Science has been the nation's economic engine for decades; careless cuts could jeopardize future economic opportunities
WASHINGTON, Oct. 14, 2011 /PRNewswire-USNewswire/ -- Yesterday, the nation's largest professional organization of biologists and biological science organizations sent a letter to members of the Joint Select Committee on Deficit Reduction urging lawmakers to use great caution in considering any proposals that would cut federal investments in scientific research and education.
Dr. James P. Collins, president of the American Institute of Biological Sciences, reminded members of the so-called supercommittee that investments in scientific research and education since World War II have yielded remarkable economic opportunities, jobs, and a generally good quality of life for Americans.
"As was true after the launch of Sputnik, we are at a moment in history when sustained investments in scientific research and education empowers individuals, solves vexing problems, and creates new economic opportunities that will improve lives in the U.S. and around the world," wrote Collins.
The letter urged lawmakers to work to ensure that stable and predictable funding is provided for scientific, technological, engineering, and mathematics research programs across the federal government.
As most students who have been absent from a science class will attest, it is difficult to catch-up on course material because science and math builds on itself, Collins stated. Cuts made to these programs today will have long-lasting impacts. Scientific progress and our nation's welfare can be seriously hindered by even modest changes to current programs. You will receive many arguments to sustain particular programs, but those where modest investments now pay big dividends in the future deserve special consideration for a reprieve from major budget reductions.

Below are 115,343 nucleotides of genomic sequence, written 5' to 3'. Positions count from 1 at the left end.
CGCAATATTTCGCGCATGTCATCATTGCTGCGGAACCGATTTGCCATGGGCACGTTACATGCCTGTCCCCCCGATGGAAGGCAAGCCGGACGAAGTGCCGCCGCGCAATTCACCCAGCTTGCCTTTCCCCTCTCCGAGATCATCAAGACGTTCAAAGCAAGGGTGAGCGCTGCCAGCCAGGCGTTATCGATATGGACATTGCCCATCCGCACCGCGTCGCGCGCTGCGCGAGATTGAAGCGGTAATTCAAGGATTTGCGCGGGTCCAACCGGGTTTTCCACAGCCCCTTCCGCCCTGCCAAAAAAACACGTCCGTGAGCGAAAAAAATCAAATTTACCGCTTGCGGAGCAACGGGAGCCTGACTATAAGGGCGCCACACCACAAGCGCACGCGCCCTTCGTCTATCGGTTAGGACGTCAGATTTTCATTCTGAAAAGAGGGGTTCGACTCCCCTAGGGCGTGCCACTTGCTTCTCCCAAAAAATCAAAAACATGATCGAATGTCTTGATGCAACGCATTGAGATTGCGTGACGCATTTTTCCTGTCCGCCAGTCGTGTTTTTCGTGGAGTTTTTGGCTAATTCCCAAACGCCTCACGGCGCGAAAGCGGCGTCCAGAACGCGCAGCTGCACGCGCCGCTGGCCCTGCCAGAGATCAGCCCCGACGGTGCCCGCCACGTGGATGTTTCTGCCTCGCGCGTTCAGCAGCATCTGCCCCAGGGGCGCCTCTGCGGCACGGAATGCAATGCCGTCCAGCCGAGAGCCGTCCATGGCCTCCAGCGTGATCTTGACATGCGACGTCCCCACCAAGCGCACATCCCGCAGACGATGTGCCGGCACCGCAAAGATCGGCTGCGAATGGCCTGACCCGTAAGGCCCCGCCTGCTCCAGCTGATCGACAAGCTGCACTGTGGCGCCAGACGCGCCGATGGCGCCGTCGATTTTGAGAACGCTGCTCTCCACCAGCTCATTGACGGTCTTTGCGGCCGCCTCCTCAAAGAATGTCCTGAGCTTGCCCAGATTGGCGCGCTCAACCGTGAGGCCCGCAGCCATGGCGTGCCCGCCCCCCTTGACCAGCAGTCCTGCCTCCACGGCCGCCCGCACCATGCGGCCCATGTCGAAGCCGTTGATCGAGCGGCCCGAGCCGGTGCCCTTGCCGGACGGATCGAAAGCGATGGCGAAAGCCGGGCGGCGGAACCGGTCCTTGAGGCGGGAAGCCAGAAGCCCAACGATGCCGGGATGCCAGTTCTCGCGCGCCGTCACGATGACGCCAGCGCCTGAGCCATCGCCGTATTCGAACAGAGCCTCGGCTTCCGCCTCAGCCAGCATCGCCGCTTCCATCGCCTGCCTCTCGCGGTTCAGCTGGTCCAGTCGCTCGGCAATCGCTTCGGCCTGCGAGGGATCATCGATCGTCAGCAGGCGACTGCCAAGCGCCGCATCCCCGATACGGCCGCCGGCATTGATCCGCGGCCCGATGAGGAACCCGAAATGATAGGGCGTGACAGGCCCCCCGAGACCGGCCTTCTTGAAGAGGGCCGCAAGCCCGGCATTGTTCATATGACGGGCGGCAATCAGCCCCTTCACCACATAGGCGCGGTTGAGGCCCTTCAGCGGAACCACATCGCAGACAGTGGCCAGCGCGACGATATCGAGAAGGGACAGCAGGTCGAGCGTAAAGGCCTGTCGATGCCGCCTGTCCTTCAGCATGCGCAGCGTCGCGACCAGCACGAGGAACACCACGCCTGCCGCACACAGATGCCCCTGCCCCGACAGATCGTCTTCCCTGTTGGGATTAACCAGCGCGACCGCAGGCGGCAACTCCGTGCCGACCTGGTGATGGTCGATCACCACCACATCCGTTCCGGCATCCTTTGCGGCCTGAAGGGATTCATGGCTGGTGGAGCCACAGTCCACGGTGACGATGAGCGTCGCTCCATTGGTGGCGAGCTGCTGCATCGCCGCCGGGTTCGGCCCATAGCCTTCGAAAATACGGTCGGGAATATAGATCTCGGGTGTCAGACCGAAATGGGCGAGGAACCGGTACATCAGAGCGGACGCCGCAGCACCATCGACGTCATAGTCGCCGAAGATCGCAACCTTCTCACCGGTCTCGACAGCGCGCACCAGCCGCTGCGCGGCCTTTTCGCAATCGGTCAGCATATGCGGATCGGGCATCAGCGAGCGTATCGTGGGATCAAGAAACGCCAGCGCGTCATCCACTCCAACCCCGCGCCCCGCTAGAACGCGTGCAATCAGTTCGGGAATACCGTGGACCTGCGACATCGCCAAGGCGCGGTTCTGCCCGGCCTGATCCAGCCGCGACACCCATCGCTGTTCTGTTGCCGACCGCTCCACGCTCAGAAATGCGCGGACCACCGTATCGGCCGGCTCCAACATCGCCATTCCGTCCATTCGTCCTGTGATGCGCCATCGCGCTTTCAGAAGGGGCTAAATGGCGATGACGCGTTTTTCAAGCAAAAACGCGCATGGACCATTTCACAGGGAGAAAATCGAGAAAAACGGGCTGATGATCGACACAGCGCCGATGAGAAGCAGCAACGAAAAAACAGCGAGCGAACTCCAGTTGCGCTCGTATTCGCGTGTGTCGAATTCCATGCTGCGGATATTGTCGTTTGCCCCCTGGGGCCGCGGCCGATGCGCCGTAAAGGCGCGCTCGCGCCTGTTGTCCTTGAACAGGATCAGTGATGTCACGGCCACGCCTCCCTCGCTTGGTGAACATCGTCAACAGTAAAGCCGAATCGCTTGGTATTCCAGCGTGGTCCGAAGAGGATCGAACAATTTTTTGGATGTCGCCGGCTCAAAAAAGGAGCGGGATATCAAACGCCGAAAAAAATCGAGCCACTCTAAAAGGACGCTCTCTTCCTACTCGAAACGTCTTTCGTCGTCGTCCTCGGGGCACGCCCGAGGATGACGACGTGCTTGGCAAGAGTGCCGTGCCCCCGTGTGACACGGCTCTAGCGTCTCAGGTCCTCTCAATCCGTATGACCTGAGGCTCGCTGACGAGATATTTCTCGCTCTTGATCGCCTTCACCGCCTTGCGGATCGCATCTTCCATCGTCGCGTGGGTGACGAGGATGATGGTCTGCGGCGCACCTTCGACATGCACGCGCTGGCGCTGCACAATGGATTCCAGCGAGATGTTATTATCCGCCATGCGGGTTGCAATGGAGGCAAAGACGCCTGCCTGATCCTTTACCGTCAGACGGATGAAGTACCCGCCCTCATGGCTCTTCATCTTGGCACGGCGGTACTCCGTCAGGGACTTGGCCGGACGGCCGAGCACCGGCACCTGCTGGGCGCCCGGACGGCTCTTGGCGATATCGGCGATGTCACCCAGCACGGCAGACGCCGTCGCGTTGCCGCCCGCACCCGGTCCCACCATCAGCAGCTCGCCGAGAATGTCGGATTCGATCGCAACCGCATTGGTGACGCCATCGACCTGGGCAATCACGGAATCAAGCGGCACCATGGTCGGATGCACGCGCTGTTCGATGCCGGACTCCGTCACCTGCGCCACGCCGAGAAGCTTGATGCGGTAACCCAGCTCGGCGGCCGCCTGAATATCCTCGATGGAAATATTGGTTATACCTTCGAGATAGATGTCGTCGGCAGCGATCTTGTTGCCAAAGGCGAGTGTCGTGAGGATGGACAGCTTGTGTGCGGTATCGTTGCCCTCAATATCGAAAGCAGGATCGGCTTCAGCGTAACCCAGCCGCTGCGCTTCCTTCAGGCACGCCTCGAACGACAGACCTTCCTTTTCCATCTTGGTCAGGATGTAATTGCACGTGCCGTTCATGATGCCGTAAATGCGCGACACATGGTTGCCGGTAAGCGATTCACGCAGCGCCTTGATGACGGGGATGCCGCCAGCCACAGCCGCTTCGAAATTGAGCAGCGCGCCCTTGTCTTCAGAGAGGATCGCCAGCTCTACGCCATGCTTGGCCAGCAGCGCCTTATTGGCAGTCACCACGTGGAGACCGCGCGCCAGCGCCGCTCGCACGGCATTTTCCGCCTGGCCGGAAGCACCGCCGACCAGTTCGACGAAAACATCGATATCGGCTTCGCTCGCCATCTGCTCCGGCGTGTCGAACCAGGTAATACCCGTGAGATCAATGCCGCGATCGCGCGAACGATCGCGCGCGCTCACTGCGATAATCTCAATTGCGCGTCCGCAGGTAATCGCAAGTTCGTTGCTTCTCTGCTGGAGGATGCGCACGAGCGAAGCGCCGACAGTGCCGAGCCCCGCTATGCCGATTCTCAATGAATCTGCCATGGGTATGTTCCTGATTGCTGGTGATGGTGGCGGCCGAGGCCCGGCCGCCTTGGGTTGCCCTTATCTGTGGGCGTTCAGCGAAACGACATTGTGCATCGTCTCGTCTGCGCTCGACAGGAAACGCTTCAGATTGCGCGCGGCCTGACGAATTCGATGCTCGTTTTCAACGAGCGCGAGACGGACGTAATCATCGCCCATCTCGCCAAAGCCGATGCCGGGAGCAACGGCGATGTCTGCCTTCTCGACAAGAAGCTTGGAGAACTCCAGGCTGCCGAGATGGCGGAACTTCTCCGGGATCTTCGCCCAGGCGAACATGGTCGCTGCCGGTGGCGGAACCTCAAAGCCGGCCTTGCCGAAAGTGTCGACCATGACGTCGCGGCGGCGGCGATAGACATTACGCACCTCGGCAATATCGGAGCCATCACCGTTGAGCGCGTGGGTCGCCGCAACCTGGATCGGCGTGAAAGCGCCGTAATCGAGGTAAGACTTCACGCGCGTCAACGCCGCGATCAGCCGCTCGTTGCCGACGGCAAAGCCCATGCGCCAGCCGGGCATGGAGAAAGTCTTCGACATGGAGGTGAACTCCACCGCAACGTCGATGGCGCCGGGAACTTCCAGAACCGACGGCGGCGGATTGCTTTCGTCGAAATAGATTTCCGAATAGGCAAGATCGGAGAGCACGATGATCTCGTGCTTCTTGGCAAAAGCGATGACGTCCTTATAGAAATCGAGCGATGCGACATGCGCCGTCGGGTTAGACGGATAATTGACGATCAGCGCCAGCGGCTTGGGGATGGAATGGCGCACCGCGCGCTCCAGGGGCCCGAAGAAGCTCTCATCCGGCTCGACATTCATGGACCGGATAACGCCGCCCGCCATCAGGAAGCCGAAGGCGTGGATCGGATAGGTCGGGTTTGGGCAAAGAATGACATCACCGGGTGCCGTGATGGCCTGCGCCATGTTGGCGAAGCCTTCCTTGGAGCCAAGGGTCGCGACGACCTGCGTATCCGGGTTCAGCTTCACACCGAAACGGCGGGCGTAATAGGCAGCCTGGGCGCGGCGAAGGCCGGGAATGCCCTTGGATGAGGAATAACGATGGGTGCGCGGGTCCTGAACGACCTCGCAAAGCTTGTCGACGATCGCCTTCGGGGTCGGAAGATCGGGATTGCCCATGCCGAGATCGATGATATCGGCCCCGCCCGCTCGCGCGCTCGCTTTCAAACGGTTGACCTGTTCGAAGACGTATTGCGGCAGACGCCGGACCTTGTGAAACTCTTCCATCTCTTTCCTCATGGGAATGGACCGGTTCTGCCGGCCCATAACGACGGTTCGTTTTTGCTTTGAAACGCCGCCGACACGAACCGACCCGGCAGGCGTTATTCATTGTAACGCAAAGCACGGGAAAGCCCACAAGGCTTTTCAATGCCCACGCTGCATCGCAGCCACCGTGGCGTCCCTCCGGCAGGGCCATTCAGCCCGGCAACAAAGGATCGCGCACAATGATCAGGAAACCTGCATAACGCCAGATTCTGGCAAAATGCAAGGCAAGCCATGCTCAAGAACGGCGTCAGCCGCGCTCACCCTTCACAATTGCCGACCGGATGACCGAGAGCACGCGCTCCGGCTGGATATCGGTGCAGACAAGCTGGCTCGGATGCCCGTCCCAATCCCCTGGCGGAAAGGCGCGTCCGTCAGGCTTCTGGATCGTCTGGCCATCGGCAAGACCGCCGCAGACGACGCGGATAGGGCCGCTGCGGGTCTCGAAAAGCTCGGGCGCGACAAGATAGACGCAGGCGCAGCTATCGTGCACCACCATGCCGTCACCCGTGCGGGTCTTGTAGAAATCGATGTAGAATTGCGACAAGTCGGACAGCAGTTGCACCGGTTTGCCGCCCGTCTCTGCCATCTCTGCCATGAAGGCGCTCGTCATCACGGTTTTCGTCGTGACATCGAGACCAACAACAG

To AIBS letter is available online at http://www.aibs.org/position-statements/20111013_deficit_committee.html
AIBS is a nonprofit scientific association dedicated to advancing biological research and education for the welfare of society. AIBS works to ensure that the public, legislators, funders, and the community of biologists have access to and use information that will guide them in making informed decisions about matters that require biological knowledge. Founded in 1947 as a part of the National Academy of Sciences, AIBS became an independent, member-governed organization in the 1950s. Today, AIBS has nearly 160 member organizations with a combined individual membership of approximately 250,000.
SOURCE American Institute of Biological Sciences